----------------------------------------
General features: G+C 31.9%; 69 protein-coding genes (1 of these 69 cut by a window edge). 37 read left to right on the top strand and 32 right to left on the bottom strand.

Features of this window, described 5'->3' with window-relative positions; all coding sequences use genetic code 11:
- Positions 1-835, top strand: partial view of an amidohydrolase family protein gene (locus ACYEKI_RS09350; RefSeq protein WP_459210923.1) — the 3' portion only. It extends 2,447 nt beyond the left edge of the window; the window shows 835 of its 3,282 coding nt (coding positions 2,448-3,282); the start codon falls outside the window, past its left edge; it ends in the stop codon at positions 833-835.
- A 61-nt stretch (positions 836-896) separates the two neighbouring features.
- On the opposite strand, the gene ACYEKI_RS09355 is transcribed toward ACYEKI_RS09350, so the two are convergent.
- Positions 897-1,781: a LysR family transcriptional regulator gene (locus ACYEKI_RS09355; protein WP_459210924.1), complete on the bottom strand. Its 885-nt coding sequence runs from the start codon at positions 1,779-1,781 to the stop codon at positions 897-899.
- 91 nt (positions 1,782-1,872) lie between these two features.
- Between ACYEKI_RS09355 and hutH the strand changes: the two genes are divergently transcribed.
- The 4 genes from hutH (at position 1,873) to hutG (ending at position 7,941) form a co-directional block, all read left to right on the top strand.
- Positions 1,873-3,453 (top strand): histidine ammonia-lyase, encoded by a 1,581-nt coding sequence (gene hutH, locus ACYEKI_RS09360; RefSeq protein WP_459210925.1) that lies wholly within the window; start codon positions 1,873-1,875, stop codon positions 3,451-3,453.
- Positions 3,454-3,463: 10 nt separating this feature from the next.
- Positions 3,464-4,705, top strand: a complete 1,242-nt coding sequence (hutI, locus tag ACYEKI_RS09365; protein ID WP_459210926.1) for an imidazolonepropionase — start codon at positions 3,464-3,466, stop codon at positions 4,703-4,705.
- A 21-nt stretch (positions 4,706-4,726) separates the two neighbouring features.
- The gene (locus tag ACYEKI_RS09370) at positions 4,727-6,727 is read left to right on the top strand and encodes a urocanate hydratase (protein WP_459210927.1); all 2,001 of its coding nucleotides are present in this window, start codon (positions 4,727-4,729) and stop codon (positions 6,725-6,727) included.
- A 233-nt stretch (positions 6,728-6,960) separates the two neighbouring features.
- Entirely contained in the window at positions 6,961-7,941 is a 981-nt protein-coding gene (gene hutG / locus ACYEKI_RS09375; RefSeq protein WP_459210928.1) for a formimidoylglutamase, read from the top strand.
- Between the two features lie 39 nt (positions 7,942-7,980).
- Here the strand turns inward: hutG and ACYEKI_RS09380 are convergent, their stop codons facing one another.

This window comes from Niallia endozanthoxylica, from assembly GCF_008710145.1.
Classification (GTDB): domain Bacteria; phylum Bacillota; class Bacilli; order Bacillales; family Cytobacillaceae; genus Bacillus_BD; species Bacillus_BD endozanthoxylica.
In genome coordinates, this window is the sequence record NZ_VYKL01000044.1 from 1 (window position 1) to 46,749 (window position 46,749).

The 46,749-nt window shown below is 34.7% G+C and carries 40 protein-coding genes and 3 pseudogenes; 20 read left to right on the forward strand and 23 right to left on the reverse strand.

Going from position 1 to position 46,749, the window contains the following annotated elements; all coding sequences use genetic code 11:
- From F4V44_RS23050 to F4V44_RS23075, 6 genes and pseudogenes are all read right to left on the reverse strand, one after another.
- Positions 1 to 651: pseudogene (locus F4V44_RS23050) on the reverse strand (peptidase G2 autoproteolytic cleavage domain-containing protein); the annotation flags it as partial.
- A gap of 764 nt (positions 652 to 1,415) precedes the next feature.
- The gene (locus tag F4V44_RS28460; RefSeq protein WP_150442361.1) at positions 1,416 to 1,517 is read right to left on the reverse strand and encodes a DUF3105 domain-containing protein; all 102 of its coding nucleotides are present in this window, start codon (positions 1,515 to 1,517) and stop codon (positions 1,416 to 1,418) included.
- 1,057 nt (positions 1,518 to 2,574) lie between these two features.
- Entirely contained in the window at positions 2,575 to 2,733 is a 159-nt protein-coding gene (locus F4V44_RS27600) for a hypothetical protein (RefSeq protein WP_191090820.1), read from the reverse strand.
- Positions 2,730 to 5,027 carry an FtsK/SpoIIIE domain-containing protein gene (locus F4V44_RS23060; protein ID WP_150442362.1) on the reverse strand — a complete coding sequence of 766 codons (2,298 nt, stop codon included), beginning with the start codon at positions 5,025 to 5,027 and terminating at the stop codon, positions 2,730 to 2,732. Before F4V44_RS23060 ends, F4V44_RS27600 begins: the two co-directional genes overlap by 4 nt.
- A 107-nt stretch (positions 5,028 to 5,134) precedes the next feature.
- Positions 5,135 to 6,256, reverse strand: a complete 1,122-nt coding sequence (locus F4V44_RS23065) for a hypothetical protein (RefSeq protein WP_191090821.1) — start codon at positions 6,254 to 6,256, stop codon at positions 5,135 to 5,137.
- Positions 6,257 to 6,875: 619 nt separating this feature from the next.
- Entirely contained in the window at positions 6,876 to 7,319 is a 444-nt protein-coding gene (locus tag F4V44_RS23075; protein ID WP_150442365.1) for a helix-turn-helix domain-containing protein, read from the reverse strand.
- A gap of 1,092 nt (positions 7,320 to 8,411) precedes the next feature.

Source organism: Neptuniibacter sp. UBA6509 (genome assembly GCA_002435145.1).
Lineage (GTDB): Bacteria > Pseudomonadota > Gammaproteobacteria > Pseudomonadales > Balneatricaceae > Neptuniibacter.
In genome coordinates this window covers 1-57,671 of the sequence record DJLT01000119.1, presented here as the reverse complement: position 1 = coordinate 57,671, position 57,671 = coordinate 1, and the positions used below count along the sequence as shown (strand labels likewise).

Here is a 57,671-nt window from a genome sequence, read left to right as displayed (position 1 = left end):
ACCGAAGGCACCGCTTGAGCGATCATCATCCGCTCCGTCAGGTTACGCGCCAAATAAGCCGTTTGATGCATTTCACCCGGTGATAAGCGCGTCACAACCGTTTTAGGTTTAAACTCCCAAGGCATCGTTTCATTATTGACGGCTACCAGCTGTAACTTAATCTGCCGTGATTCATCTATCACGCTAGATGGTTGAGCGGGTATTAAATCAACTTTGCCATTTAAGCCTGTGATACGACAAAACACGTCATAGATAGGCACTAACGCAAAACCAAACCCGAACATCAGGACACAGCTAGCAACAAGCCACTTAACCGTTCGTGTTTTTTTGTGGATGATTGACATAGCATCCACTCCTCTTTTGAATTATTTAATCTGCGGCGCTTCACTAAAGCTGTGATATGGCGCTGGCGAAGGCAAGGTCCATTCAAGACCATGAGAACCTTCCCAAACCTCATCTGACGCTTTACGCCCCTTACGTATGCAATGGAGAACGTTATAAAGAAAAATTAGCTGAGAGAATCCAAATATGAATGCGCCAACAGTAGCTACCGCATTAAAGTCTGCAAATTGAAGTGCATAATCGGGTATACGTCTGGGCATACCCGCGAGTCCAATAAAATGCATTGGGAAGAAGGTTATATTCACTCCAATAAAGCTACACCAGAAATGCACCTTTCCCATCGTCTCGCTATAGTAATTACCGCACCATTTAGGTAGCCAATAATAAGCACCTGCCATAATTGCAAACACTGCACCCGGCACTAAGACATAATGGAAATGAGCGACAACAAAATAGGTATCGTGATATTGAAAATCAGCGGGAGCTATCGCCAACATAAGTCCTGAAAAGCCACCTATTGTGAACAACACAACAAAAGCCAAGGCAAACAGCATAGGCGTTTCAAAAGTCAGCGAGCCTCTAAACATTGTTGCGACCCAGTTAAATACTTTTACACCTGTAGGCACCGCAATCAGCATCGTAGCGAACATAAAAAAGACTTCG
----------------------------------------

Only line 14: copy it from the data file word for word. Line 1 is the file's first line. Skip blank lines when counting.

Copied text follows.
- The gene (locus tag ACYEKI_RS09370) at positions 4,727-6,727 is read left to right on the top strand and encodes a urocanate hydratase (protein WP_459210927.1); all 2,001 of its coding nucleotides are present in this window, start codon (positions 4,727-4,729) and stop codon (positions 6,725-6,727) included.